Monday, May 4, 2015

WHY DO FISH JUMP OUT OF OUR AQUARIUMS?

 Notorious jumper - the longnosed hawkfish. 

 I had a fish jumping incident happen recently that was difficult to comprehend. A Reef Tectonics client had a longnose hawkfish (Oxycirrhites typus) that had been in his aquarium for over a year. It was a “happy” fish that seemed to live a copacetic life with its tankmates. While working on the tank, I broke a small portion of the glass top (this resulted in an opening about four by three inches in the front portion of the cover). Before I could replace the top, the hawkfish was found dried up on the office floor – it had jumped out. I was perplexed as to why the fish jumped and how the fish was able to detect the hole in the top that had not been there for its first year in the aquarium?

Some fishes that are well known for jumping out of aquariums include: morays, snake eels, garden eels, anthias, hawkfishes (especially the longnose hawkfish), jawfishes, tilefishes, wrasses, sand perches, gobies and dartfishes. Morays are by far the worst jumpers. These fish will push their head from the water as they swim along the water’s surface and appear to test the top for openings. If there is an aperture, they are likely to find it and slither out of the tank. Not only will they leap from an open tank, large eels will occasionally push off aquarium tops to facilitate escape. In the case of these animals it may be necessary to place weights on the top to prevent this from happening (of course, make sure the weights you use are not so heavy that they break the glass – I use two pound weights for a diving weight belt). Morays apparently slither out of their aquarium home as they search for happier hunting grounds.

Some other renowned jumpers include certain wrasses, especially the fairy wrasses. A late friend, Bill Gordy, had an extra-large tank with numerous fairy wrasses. On several occasions, he had fairy wrasses leap from the tank when he removed the glass top and turned to clean it in a nearby sink. On his way back to the tank with the cover, he would find a fairy wrasse or two flopping around on the floor! Obviously, the wrasses were able to perceive (see) when the top was removed and they would then begin their aerial antics. Why? Who knows! Maybe they couldn’t stand the aquarium décor? It is true that male fairy wrasses tend to jump out of aquariums more often than females because they engage in a vertical swimming display that often results in their propelling themselves against the glass top or out of the tank if a top is not present. Male fairy wrasses have also been known to collide with and break metal halide lamps when they jump.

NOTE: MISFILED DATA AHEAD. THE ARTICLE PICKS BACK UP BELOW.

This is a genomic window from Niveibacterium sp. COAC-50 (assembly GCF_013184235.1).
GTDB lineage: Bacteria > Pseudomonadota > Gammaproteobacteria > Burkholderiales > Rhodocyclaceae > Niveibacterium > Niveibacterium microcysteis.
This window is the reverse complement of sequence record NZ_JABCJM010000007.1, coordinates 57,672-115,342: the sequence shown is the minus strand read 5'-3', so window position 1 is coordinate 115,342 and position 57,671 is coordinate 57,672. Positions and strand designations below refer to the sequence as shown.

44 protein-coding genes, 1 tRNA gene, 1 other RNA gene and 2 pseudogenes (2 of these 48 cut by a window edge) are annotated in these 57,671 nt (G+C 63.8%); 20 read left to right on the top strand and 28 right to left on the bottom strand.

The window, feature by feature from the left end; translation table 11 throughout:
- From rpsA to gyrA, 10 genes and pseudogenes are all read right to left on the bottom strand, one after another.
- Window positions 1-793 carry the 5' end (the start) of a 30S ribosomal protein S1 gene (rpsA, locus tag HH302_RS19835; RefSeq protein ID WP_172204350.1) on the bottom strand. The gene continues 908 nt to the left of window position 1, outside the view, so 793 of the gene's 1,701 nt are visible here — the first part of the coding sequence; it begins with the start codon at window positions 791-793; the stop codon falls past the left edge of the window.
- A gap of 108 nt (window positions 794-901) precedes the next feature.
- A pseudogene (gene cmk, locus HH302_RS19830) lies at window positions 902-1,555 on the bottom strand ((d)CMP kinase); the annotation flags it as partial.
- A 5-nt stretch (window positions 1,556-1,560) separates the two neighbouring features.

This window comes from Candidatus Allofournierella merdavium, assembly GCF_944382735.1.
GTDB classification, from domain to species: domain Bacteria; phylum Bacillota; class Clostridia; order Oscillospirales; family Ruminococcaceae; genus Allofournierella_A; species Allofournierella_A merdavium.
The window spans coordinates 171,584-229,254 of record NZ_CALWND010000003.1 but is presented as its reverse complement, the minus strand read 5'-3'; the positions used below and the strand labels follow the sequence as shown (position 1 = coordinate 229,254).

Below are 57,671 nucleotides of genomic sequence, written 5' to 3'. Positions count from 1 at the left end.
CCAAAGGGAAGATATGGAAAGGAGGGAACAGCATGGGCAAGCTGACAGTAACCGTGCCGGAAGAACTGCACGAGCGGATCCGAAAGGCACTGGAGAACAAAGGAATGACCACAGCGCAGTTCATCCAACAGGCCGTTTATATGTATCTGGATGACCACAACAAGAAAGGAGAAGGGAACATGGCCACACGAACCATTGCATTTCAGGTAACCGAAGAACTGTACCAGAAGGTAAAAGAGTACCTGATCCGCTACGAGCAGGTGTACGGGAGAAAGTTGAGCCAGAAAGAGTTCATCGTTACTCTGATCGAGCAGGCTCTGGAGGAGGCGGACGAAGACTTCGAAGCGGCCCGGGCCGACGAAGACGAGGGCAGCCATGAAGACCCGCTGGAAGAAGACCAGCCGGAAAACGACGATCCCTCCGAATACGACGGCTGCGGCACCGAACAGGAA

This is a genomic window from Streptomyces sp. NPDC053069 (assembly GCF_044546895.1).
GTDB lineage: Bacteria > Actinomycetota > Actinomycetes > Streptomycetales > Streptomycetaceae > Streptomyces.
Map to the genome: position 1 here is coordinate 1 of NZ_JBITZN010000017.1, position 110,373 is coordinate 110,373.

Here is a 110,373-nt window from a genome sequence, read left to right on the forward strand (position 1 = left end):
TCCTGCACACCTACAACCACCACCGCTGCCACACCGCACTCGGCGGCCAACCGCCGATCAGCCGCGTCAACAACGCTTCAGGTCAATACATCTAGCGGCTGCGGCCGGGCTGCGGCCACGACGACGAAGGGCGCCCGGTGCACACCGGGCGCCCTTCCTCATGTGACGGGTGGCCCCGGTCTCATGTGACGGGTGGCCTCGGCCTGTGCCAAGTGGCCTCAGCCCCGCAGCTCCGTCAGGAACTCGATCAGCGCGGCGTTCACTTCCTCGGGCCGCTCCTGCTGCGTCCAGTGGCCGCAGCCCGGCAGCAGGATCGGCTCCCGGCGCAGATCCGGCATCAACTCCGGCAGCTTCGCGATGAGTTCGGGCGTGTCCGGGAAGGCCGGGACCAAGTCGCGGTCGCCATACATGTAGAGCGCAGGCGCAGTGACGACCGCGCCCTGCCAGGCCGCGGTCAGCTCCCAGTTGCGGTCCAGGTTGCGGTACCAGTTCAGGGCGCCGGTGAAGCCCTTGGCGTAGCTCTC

Jawfishes also regularly leap from aquariums. Like many other leapers they are experts at finding the smallest opening in the aquarium top to jump through. In most cases, jumping occurs before they find an appropriate location in the aquarium to dig their burrow. This is often during their first night of captivity. It is a good idea to leave the light on (that is, if it does not contain live corals) until the jawfish is able to create a suitable burrow.

A lot of fish jumping occurs after dark. This is probably a result of the quiescent fish being startled by another organism in the tank. In an attempt to escape, the fish races vertically up into the water column. The problem is, they are in a glass box not in the ocean! They end up hurtling out of the tank and onto the carpet. Many have employed a small night light over the tank to help reduce the possibility of jumping. Another time when fish are likely to leap from their glass home is when they are being incessantly attacked by aggressive tankmates. If you have a potential leaper that is being picked on, you are going to find that fish on the floor if there is any way for it to leap from the tank.

Not only do fish leap from tanks, they sometimes leap into overflow boxes. If you have an overflow box built into the corner of your aquarium, make sure it holds two or three inches of water so that these fish can survive until you find  and remove them.

© Scott W. Michael- Reef Tectonics

Reef Tectonics Aquarium Maintenance and Design - Lincoln, Omaha, Des Moines, Kansas City 

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